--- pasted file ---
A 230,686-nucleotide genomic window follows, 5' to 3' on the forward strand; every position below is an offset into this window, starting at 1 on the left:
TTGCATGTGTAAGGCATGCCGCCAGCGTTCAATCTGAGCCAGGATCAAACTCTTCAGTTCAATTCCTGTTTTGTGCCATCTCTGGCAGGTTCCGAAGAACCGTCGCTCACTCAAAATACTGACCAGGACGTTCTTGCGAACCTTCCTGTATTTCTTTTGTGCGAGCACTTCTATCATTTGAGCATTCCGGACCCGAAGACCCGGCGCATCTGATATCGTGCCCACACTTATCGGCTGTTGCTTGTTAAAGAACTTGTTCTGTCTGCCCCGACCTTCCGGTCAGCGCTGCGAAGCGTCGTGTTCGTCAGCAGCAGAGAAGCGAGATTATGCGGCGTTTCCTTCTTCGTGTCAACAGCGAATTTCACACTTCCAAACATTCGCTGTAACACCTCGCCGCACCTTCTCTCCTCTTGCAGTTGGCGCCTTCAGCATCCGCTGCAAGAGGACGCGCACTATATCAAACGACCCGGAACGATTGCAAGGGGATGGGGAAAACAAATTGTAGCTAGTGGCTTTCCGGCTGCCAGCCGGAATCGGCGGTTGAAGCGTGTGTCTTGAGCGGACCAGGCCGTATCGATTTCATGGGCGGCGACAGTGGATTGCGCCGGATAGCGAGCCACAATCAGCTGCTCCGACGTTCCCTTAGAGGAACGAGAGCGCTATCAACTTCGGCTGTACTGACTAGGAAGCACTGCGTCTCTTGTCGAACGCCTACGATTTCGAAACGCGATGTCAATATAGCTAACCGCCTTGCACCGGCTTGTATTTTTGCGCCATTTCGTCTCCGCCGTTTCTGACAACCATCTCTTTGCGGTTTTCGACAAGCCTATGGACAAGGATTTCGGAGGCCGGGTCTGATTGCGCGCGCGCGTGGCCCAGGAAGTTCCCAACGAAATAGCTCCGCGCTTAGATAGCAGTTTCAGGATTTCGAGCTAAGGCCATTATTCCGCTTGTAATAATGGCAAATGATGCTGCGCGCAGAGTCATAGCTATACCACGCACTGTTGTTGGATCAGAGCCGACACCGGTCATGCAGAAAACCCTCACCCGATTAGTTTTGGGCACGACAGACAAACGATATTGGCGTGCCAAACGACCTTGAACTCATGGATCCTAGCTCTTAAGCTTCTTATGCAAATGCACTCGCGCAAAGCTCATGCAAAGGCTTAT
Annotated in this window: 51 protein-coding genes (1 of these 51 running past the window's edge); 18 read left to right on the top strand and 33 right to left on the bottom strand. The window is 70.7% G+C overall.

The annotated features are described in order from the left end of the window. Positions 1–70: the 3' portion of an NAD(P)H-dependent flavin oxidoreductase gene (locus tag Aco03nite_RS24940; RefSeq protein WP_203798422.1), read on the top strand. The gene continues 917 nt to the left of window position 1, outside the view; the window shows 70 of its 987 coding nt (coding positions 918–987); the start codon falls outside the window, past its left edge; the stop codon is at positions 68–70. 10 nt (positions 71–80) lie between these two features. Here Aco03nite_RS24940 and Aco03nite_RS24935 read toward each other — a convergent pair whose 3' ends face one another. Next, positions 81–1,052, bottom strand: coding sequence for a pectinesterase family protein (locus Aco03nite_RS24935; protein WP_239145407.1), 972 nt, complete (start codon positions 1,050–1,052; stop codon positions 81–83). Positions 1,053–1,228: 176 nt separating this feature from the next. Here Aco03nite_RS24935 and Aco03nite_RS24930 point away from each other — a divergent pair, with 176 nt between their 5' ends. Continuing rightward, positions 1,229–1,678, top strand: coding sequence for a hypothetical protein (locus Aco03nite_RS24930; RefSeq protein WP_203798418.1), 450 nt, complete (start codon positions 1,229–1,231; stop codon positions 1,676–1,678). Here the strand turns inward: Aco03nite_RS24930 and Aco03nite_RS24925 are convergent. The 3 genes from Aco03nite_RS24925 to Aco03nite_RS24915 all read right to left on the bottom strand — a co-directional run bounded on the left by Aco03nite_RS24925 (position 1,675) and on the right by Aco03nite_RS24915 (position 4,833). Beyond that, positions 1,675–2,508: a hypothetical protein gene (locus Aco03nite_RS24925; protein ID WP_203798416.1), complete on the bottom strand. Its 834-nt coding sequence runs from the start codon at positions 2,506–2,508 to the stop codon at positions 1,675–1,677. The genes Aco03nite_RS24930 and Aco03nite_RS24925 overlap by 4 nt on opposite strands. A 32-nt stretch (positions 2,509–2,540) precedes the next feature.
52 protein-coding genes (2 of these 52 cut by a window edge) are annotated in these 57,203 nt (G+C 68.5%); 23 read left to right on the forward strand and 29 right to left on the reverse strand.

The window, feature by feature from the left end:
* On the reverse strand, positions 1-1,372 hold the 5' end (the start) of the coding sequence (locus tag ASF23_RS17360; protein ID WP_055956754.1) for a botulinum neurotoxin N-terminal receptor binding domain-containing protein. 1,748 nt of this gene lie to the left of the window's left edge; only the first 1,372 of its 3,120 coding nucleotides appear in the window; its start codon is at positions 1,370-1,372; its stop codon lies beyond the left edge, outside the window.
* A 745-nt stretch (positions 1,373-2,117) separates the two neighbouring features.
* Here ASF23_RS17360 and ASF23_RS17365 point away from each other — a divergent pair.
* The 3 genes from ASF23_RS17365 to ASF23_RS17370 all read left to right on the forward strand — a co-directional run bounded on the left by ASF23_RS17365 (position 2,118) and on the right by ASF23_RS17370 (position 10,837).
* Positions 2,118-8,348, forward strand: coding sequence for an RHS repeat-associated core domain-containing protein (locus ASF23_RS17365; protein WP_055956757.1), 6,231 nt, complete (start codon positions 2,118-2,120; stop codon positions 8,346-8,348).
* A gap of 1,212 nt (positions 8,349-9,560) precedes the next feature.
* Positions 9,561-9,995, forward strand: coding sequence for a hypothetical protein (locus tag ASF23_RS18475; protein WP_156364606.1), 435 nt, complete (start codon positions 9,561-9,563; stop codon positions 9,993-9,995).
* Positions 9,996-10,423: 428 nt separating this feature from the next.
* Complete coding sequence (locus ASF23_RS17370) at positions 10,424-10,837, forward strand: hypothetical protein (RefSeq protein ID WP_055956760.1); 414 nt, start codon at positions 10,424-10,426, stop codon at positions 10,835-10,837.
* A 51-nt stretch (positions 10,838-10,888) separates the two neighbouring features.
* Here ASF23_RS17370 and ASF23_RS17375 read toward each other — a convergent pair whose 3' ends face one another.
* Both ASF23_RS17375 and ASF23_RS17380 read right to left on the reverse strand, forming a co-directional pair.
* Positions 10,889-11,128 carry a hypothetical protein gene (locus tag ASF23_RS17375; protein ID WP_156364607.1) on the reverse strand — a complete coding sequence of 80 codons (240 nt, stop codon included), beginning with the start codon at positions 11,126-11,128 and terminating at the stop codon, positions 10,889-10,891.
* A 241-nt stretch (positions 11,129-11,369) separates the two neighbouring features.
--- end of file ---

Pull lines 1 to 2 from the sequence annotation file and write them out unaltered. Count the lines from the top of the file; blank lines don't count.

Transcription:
A 230,686-nucleotide genomic window follows, 5' to 3' on the forward strand; every position below is an offset into this window, starting at 1 on the left:
TTGCATGTGTAAGGCATGCCGCCAGCGTTCAATCTGAGCCAGGATCAAACTCTTCAGTTCAATTCCTGTTTTGTGCCATCTCTGGCAGGTTCCGAAGAACCGTCGCTCACTCAAAATACTGACCAGGACGTTCTTGCGAACCTTCCTGTATTTCTTTTGTGCGAGCACTTCTATCATTTGAGCATTCCGGACCCGAAGACCCGGCGCATCTGATATCGTGCCCACACTTATCGGCTGTTGCTTGTTAAAGAACTTGTTCTGTCTGCCCCGACCTTCCGGTCAGCGCTGCGAAGCGTCGTGTTCGTCAGCAGCAGAGAAGCGAGATTATGCGGCGTTTCCTTCTTCGTGTCAACAGCGAATTTCACACTTCCAAACATTCGCTGTAACACCTCGCCGCACCTTCTCTCCTCTTGCAGTTGGCGCCTTCAGCATCCGCTGCAAGAGGACGCGCACTATATCAAACGACCCGGAACGATTGCAAGGGGATGGGGAAAACAAATTGTAGCTAGTGGCTTTCCGGCTGCCAGCCGGAATCGGCGGTTGAAGCGTGTGTCTTGAGCGGACCAGGCCGTATCGATTTCATGGGCGGCGACAGTGGATTGCGCCGGATAGCGAGCCACAATCAGCTGCTCCGACGTTCCCTTAGAGGAACGAGAGCGCTATCAACTTCGGCTGTACTGACTAGGAAGCACTGCGTCTCTTGTCGAACGCCTACGATTTCGAAACGCGATGTCAATATAGCTAACCGCCTTGCACCGGCTTGTATTTTTGCGCCATTTCGTCTCCGCCGTTTCTGACAACCATCTCTTTGCGGTTTTCGACAAGCCTATGGACAAGGATTTCGGAGGCCGGGTCTGATTGCGCGCGCGCGTGGCCCAGGAAGTTCCCAACGAAATAGCTCCGCGCTTAGATAGCAGTTTCAGGATTTCGAGCTAAGGCCATTATTCCGCTTGTAATAATGGCAAATGATGCTGCGCGCAGAGTCATAGCTATACCACGCACTGTTGTTGGATCAGAGCCGACACCGGTCATGCAGAAAACCCTCACCCGATTAGTTTTGGGCACGACAGACAAACGATATTGGCGTGCCAAACGACCTTGAACTCATGGATCCTAGCTCTTAAGCTTCTTATGCAAATGCACTCGCGCAAAGCTCATGCAAAGGCTTAT